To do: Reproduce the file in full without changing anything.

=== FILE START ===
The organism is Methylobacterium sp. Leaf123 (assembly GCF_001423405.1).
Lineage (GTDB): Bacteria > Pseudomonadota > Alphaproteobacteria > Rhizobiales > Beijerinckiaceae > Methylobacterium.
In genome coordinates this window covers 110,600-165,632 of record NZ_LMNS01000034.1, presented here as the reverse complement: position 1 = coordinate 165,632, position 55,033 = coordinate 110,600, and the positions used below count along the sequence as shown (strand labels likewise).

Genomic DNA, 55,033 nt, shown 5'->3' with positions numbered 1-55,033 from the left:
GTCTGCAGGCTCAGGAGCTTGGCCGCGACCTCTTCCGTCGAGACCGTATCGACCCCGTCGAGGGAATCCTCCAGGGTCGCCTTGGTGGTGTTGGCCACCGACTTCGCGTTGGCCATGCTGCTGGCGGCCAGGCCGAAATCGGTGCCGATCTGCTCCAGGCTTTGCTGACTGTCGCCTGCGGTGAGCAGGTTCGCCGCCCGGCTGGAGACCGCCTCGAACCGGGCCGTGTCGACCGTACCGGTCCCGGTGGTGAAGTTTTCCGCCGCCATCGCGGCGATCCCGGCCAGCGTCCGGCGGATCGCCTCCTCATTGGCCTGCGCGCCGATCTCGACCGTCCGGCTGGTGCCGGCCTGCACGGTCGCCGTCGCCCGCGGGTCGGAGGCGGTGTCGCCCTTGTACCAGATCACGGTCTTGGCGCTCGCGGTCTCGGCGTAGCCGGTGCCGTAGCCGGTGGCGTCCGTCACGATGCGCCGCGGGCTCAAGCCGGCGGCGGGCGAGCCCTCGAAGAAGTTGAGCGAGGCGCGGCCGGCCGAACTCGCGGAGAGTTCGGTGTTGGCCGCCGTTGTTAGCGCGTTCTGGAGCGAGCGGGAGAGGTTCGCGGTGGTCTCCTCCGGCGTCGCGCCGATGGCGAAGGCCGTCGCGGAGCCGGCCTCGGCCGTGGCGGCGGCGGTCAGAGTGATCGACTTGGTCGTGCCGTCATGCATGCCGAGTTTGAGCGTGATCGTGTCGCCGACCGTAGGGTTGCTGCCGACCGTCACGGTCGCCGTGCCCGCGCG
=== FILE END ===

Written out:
The organism is Methylobacterium sp. Leaf123 (assembly GCF_001423405.1).
Lineage (GTDB): Bacteria > Pseudomonadota > Alphaproteobacteria > Rhizobiales > Beijerinckiaceae > Methylobacterium.
In genome coordinates this window covers 110,600-165,632 of record NZ_LMNS01000034.1, presented here as the reverse complement: position 1 = coordinate 165,632, position 55,033 = coordinate 110,600, and the positions used below count along the sequence as shown (strand labels likewise).

Genomic DNA, 55,033 nt, shown 5'->3' with positions numbered 1-55,033 from the left:
GTCTGCAGGCTCAGGAGCTTGGCCGCGACCTCTTCCGTCGAGACCGTATCGACCCCGTCGAGGGAATCCTCCAGGGTCGCCTTGGTGGTGTTGGCCACCGACTTCGCGTTGGCCATGCTGCTGGCGGCCAGGCCGAAATCGGTGCCGATCTGCTCCAGGCTTTGCTGACTGTCGCCTGCGGTGAGCAGGTTCGCCGCCCGGCTGGAGACCGCCTCGAACCGGGCCGTGTCGACCGTACCGGTCCCGGTGGTGAAGTTTTCCGCCGCCATCGCGGCGATCCCGGCCAGCGTCCGGCGGATCGCCTCCTCATTGGCCTGCGCGCCGATCTCGACCGTCCGGCTGGTGCCGGCCTGCACGGTCGCCGTCGCCCGCGGGTCGGAGGCGGTGTCGCCCTTGTACCAGATCACGGTCTTGGCGCTCGCGGTCTCGGCGTAGCCGGTGCCGTAGCCGGTGGCGTCCGTCACGATGCGCCGCGGGCTCAAGCCGGCGGCGGGCGAGCCCTCGAAGAAGTTGAGCGAGGCGCGGCCGGCCGAACTCGCGGAGAGTTCGGTGTTGGCCGCCGTTGTTAGCGCGTTCTGGAGCGAGCGGGAGAGGTTCGCGGTGGTCTCCTCCGGCGTCGCGCCGATGGCGAAGGCCGTCGCGGAGCCGGCCTCGGCCGTGGCGGCGGCGGTCAGAGTGATCGACTTGGTCGTGCCGTCATGCATGCCGAGTTTGAGCGTGATCGTGTCGCCGACCGTAGGGTTGCTGCCGACCGTCACGGTCGCCGTGCCCGCGCG